Civ. No. 2749.
July 8, 1924.
APPEAL from a judgment of the Superior Court of Madera County. Stanley Murray, Judge. Affirmed.
The facts are stated in the opinion of the court.
Fee Ring and William C. Ring for Appellant.
Sherwood Green, J. W. Maloy and Oliver Dibble for Respondents.
Plaintiff sued to foreclose its lien for the value of materials furnished for and used in the construction of certain buildings upon town lots belonging to defendant D. P. Adams. It was given judgment against Adams in the sum of $751.71, which was $1,000 less than the amount claimed to be due, and plaintiff prosecutes this appeal from the judgment.
Munson constructed the buildings in question under an oral contract with Adams and was paid the full contract price therefor before plaintiff's notice of lien was filed. At different times as needed, from July 6 to October 9, 1922, plaintiff sold Munson materials for and which were used in the construction of the buildings of the total value of $1,751.71. Munson had buildings under construction for four other persons during the same time that he was carrying out the Adams contract and purchased materials for all of them from plaintiff. Plaintiff entered all charges for materials in a single general account with Munson, designating therein the particular job for which each item was furnished. Payments made by Munson were credited to his account generally, without applying the same to any particular item or to charges for material furnished for any particular job. Munson deposited the moneys received under all his contracts in one general bank account and drew thereon in payment of bills incurred on any job, regardless of the source from which the moneys then on deposit were received.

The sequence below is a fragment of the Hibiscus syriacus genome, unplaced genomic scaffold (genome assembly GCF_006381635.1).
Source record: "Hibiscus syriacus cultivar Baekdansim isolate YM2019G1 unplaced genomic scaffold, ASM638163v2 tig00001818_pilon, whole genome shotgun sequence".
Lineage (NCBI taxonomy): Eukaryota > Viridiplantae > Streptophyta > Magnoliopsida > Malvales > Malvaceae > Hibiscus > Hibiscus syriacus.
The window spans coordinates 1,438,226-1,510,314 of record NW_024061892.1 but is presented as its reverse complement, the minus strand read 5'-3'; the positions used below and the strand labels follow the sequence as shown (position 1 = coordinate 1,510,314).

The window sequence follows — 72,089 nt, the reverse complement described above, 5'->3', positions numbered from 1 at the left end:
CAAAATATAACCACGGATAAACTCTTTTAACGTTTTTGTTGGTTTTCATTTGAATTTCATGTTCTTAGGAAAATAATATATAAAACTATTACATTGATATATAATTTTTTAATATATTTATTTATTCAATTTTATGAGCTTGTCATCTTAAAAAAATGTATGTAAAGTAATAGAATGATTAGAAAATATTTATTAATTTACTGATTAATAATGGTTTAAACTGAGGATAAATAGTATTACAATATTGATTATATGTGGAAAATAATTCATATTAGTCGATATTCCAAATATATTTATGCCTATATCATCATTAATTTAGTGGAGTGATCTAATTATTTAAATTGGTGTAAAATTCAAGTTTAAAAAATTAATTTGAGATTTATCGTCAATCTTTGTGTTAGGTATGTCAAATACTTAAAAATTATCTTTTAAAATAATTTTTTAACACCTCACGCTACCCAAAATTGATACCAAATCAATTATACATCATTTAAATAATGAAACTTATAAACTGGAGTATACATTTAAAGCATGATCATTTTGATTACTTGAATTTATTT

The evidence does not show when or in what amounts the plaintiff furnished materials for buildings other than those of Adams, or whether such materials were furnished prior or subsequent to the time that the greater part of the materials for the Adams buildings were furnished. The evidence shows that Munson was indebted to plaintiff prior to the furnishing of any material for the Adams job, but it does not appear in what amount or whether such indebtedness was subsequently paid prior to the particular payments hereinafter mentioned. In the latter part of July Munson was indebted to plaintiff in the sum of about $3,000, more than $1,000 of which was for materials used on the Adams job, and plaintiff requested Munson to reduce the amount of such indebtedness. The latter replied that he could probably pay something in a few days. On the first day of August Adams paid Munson something over $500 on the contract and thereafter, on the same day, Munson paid plaintiff on account the sum of $500, without stating the source from which the money was derived. Adams paid Munson an additional sum of $500 on August 23d and thereafter, on that day, Munson made plaintiff an additional payment of $500 on account. Neither Munson nor the plaintiff applied either payment to the extinction of any particular item or items of the account, and the question to be determined is the proper application of such payments.
Section 1479 of the Civil Code provides that where neither party makes such application, "the performance must be applied to the extinction of obligations in the following order: . . . 1. Of interest due at the time of the performance. 2. Of principal due at that time. 3. Of the obligation earliest in date of maturity. . . ." This section would afford an easy solution of the question if the evidence showed what items of plaintiff's general account with Munson were "earliest in date of maturity." Since the record is silent in that regard, the issue must be resolved against the party having the burden of proof.